A Sit Down With DJ Hook N Sling

Sydney-born DJ and producer Hook N Sling, aka Anthony Maniscalco is recognized as one of the most exciting genre-blending house producers to come on the scene in recent years, a title which has lead him to places most only dream about.

 

“I don’t wanna be some chair or some shit. I wanna be like in the thick of things, I wanna see what`s going on.”

 

 

Throughout your career you’ve garnered an impressive list of remixes for the likes of Calvin Harris, Fedde Le Grand, Miike Snow, NERVO, Wolfgang Gartner, and more. Is there a specific remix you enjoyed making the most and are there any records that you plan on remixing in the future? 

The one I enjoyed the most, that’s a hard question, but the one I’m probably the happiest with was the one I did for an Australia band called Miami Horror. Also the mix I did for the NERVO girls which was of ‘We’re All No One’.  That kind of put us in the studio together, every now and then there is something I’m really proud of. For the time being I have no plans to remix anything in the future, I’m doing all original music at the moment.

You have a new track out, what was the inspiration and process behind ‘Arms Around Me’?

I didn’t write the vocals to be honest with you, it was Digital Farm Animals who I collaborated it.  Hearing the vocals, I just put my own twist on it. It was around the time I was working on ‘Love On Me’, sent it to Galantis and there’s where it all took off. ‘Arms Around Me’ was kind of the same process except this came about as more of a collaboration. So, I suppose I wanted to give it a feel good, festival vibe. That`s a hard one, but i like Progressive / Melodic  on the heavy side… I’m also not afraid to mix up tempos and genres.

Do you prefer working in the studio or doing live shows?

At the moment I really enjoy being in the studio. I’m working on these new songs I’m really happy with and I’m excited. I feel like I’m in a place right now where I’m onto something new that I really like. Kind of finishing records a lot quicker, I’ve got a clearer vision for my music right now. There have been times in the last couple of years where my head has been too cloudy and I don’t know how to finish a record, I don’t know what I want it to sound like. “Is it good enough? Is it too deep? Is it too loud?” It fucks up your radar… like a self-analytical kind of radar. The thing is, that’s the worst thing you can be when you’re a musician– you can never make the right decision, because if you do make the right decision, you think you haven’t. It’s really important to be confident in what you’re making.

When collaborating with more than one person, like the Galantis duo, how does that impact the production process? Is it more or less difficult having multiple cooks in the kitchen?

To be honest, I think it makes it easier. It depends on the personalities involved. Like if you’re a very controlling kind of person, and you send over your parts to the other collaborator, and you’re like, “By the way, don’t touch this, don’t touch that, don’t touch that…” if that’s the kind of person you are, then you’re never going to be a good collaborator. I remember talking to Christian on the phone about this record, and he was like “I think this is the best way to do this,” and my response to him was like, “Do what you think sounds good. I totally trust what you want to do.” Then obviously there are a few changes right at the end like back and forth, coming together on the final version, but you just have to trust the other person otherwise you just do it yourself.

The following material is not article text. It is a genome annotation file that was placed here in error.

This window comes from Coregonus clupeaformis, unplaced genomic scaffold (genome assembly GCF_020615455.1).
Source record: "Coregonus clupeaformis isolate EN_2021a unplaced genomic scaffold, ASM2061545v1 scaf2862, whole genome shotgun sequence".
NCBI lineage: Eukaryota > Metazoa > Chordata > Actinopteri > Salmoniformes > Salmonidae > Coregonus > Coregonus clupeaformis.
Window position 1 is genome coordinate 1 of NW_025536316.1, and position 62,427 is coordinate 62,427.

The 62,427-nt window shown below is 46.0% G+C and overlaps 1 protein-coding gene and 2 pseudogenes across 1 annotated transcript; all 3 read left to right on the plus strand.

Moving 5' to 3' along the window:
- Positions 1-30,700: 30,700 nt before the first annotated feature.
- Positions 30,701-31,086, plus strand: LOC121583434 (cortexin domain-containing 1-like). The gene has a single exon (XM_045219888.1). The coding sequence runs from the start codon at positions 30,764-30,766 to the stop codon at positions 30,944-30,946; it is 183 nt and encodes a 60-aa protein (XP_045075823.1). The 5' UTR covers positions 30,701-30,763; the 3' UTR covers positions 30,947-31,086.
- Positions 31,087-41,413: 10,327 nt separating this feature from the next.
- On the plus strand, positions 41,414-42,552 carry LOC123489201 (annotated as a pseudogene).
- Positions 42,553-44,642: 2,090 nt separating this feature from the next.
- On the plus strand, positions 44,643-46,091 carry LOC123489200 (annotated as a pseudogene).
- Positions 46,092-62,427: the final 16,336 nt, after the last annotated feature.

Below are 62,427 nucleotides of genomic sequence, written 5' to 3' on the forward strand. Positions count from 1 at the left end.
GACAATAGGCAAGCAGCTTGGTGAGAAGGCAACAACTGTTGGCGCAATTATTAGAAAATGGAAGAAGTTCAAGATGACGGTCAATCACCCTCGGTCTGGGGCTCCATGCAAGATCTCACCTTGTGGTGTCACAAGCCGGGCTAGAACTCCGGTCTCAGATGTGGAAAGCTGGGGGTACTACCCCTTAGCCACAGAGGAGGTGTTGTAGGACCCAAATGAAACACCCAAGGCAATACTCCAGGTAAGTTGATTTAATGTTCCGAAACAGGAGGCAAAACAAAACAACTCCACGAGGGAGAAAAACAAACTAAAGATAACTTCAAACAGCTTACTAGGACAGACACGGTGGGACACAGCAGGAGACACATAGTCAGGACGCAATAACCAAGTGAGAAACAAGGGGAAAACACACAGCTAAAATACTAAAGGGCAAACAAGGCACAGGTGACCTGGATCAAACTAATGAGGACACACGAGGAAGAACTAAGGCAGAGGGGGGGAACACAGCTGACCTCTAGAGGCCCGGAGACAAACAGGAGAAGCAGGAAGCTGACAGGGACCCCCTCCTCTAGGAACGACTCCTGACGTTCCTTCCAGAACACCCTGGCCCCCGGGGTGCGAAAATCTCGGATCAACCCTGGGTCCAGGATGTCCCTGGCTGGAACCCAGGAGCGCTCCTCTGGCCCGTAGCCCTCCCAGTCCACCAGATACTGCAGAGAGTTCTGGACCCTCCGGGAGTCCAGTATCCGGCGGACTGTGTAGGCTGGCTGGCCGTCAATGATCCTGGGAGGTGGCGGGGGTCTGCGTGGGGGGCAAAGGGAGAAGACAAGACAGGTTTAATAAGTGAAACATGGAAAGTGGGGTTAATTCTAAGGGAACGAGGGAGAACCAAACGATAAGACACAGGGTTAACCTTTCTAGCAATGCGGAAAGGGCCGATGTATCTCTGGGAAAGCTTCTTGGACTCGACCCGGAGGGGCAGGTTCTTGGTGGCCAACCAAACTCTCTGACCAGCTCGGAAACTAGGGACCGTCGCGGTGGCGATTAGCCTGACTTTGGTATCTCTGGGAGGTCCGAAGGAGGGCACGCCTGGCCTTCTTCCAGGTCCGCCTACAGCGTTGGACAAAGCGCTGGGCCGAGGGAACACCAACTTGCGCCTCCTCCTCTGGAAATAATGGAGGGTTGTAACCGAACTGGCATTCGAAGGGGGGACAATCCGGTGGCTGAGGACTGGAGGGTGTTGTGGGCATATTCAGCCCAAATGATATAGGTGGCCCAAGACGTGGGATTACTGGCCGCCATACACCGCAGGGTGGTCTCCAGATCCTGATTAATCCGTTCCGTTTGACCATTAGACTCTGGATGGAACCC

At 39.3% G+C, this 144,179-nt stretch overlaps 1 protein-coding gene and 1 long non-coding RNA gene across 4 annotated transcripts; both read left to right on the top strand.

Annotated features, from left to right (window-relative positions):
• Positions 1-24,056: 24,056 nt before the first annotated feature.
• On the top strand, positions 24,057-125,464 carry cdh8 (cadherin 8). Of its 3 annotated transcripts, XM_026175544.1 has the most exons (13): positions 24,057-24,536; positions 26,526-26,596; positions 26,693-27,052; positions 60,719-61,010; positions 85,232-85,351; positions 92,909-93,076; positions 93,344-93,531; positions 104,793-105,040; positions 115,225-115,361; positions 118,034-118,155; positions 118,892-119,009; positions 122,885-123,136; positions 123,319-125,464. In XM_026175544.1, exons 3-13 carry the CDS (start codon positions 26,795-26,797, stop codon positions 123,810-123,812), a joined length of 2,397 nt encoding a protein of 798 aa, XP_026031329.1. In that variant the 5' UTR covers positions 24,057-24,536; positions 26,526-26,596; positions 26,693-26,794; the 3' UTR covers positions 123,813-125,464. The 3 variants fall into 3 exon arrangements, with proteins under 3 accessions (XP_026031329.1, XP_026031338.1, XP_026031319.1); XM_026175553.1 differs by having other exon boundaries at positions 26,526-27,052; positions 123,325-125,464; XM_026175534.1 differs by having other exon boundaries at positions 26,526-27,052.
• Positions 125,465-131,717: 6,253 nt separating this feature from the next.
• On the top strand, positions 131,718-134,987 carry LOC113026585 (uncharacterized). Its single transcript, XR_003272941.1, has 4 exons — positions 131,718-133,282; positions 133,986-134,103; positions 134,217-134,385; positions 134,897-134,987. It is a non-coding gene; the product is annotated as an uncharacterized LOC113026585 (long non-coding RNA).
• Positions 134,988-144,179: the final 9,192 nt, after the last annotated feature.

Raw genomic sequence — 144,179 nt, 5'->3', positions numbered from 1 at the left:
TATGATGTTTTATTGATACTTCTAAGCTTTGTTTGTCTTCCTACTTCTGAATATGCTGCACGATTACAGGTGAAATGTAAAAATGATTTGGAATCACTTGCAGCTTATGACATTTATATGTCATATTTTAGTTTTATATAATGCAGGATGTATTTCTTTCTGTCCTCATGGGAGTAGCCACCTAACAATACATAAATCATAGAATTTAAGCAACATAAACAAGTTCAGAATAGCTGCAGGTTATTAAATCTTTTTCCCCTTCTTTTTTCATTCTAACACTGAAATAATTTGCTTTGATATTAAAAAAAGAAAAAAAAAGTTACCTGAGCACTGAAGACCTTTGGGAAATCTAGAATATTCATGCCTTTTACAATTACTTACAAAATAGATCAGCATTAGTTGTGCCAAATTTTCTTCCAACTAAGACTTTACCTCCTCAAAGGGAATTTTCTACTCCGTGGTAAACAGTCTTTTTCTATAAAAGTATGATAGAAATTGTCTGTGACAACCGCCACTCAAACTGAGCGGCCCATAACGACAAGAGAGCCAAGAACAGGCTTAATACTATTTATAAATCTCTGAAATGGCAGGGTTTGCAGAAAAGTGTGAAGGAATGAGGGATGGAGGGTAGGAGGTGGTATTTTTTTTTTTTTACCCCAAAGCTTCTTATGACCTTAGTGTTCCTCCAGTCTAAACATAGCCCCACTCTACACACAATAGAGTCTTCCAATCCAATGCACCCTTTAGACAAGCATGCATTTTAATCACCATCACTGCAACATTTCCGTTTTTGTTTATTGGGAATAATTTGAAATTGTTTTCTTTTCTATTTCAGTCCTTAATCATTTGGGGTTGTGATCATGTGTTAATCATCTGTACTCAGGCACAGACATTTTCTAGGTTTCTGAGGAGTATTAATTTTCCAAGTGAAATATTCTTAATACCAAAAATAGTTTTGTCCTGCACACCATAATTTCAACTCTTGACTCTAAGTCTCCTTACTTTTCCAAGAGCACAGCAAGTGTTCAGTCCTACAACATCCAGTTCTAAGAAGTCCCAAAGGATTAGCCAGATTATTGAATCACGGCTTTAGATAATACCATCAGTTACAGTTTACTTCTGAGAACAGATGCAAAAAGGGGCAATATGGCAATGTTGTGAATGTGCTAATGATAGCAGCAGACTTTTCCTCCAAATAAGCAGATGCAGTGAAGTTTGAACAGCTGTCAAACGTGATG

If you could play anywhere in the world, where would it be?

I really want to check out more of Europe. I have not done much of Europe yet, I would really like to do Ibiza again. I haven’t been there in a while and I would just want to experience that again. I would also really like to play in Japan, I am curious to see what the scene is like out there. Plus I can go snowboarding! It’s like a paid holiday.

How do the festival and club scenes differ in the States compared to Australia?

The festivals are quite similar, but when it comes to clubbing there’s a different sound happening for sure. You’ve heard of the Melbourne Bound sound? Guys like What So Not, Flume, Peking Duck – they’re pushing a new sound that’s really amazing. It’s steppy, bass music with broken beats. The production is quite pitch, and you sometimes have the warped vocals. What So Not just did the Mothership Tour with Skrillex, so that sound is starting to cross over here as well.

What do you predict the next big trend in dance music is going to be?

I don’t know. Making these predictions, I could say like jam tempo or deep house is going to be the next big thing but no one really knows until some of these producers take inspiration from these new movements that are coming through and they create a new sound; because the inspiration is obviously coming from one of these new movements that are coming through, like house music or even bass music, and I think once that funnels into a big room sound, which is the kind of stuff I play, then what is going to be up next…I have a feeling it’s going to be a very mix mashed kind of sound. Like it’s not going to be a progressive sound or it’s not going to be a deep sound because we’re at a stage now where I think every one is taking a lot of inspiration from a lot of the genres.

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